One Size Fits All: The Dilemmas of a Fat Fashionista
There is something I think I need to disclose with you readers that I forgot to mention when I began this column. That is my weight. Currently, I weigh 190 lbs., stand at 5 feet and 6.5 inches, and have a 35-inch waist.
I am what you would call, “pear-shaped” or “hourglass,” if we’re being generous. I am fat (and yes, I say fat. That word is always the big elephant in the room, something people are afraid or uncomfortable to say; people like to use plenty of other euphemisms, but I would like to say from here on out, that I am FAT. Deal with it). You might be wondering why this statistic about me matters, or why I should be so willing to disclose these facts publicly; well, this is a fashion column and matters of weight have always been painfully intertwined in the world of fashion.
I find it difficult to love an industry that has for many years ignored and shunned anyone who was over a size 2. High fashion has always been historically unfriendly to fat women (and men), constantly favoring the slim and slender bodies of young white women. We live in a culture that shames fat people into self-hatred, idolizes physical perfection above all else, and creates an atmosphere that is dangerous to the development of healthy self-esteem. We revere thinness as the ultimate sign of female beauty, and demonize body fat as a sign of failure.
Fat women such as myself are constantly being patronized by the rest of the world; fat jokes never seem to get old, the cover of every magazine is screaming at me about how to lose 10 pounds fast, and I can’t drive on the 405 without seeing at least one billboard for the Lap Band procedure. Why are we so desperate to eliminate every ounce of fat from our bodies? What is so wrong with being chubby, chunky, curvy, big, fat? I am fat, healthy and happy, but it’s not very often that you will see a girl my size on the cover of Vogue or Cosmopolitan.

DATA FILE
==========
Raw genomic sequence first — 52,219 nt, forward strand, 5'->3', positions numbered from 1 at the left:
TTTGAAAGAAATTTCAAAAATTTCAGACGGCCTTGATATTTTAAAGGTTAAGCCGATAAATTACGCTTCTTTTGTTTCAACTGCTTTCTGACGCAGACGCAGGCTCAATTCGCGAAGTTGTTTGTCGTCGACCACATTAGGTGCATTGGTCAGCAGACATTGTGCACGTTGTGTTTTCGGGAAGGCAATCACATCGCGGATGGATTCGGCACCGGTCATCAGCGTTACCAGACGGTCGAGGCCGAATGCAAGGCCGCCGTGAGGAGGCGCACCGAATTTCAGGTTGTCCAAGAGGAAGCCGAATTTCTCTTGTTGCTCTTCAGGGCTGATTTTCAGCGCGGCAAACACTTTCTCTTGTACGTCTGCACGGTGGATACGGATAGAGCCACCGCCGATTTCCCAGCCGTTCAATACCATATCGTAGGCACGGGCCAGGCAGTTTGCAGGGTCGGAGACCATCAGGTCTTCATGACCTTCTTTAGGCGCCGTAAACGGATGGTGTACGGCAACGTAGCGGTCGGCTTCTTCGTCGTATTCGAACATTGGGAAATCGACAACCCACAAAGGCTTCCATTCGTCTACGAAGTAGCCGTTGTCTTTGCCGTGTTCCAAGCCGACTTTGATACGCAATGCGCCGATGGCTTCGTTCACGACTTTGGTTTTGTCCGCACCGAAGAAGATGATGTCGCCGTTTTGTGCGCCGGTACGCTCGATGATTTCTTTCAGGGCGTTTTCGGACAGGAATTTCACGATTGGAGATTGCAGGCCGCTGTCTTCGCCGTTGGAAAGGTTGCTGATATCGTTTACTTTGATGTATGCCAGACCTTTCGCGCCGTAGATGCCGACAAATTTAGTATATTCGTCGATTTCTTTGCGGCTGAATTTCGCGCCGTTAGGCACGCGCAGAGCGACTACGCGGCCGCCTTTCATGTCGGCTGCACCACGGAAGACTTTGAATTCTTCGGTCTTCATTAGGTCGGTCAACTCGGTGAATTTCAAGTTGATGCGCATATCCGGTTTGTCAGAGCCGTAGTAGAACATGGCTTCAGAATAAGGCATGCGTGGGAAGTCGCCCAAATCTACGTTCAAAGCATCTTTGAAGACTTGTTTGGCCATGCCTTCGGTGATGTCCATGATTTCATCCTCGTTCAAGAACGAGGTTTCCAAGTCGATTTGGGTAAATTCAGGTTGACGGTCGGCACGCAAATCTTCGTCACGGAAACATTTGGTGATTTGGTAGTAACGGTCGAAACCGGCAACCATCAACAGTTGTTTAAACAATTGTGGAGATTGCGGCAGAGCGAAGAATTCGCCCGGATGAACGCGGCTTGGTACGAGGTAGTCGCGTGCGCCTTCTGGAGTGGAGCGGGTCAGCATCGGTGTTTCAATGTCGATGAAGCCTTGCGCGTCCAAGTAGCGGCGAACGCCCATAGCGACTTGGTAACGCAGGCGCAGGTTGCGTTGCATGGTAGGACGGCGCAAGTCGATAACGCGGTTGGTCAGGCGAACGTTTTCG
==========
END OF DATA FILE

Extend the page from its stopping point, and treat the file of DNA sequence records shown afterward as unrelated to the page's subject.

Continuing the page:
As much as I love fashion, I can’t condone the way plus-size women are treated by the industry. Our bodies are just as worthy of love and admiration as those of thin, “straight-size” models, who are not exactly “representative” of the populations they are supposed to be appealing to.
The fashion world is, in my opinion, partly responsible for creating the ridiculous standards of physical beauty that people feel forced to conform to. Look at the runways of any fashion show and you’ll see the legions of girls who fit the same mold: young, tall, thin, bony and generally white. Designers seem to be unaware of the widely diverse spectrum of human appearance, because they seem to be ignorant of people of different colors or weights. There is a dangerous trend in the fashion world of hiring increasingly younger and thinner models; waifs like Kate Moss, Jessica Stam, Freja Beha and Karlie Kloss (and bodacious beauties like Miranda Kerr and Adriana Lima) are widely considered to be the gold standard in physical beauty. I won’t argue that these women are stunning, but where are the beautiful curvy women being represented?
The disparities between reality and what the fashion world sees as normal are great. PLUS Model Magazine reports that 20 years ago, the average fashion model weighed 8 percent less than the average woman; today she weighs 23 percent less; most runway models meet that Body Mass Index physical criteria for anorexia; and 50 percent of women wear size 14 or larger, but most standard clothing outlets carry size 14 or smaller.
A fat fashionista such as myself has to try a lot harder than any other skinny girl; we struggle with sizes and finding things that fit just right, and yet we still manage to “make it work.” And yet, we are still pretty much ignored by the mainstream fashion world. At least with the popularity of fashion blogging, girls of every size can put their style talents on display for anyone to see.
I deal with these sorts of conflicting emotions every time I flip through the pages of my favorite fashion magazines; page after glossy page of Photoshopped perfection stares me in the face; my body represents the polar opposite of all of these beautiful women. I have lumps, bumps, stray hairs, bad skin, fat thighs and stubby fingers, but I still think I’m pretty beautiful. Like any other person, I have days when I find myself to be stunning, and other days when I wish I had never crawled out of bed. I’m like any other person in that way, regardless of their size. But I have to struggle everyday to tell myself that I am as beautiful as the women in ads and on billboards, and that the shape of my body does not dictate my value or self-worth. It’s about embracing uniqueness and individual beauty and taste, rather than trying to conform to what everyone else preaches as being ideal.
Maybe in a few years, Adele won’t be the only curvy woman to grace the cover of the fashion magazines I love so much.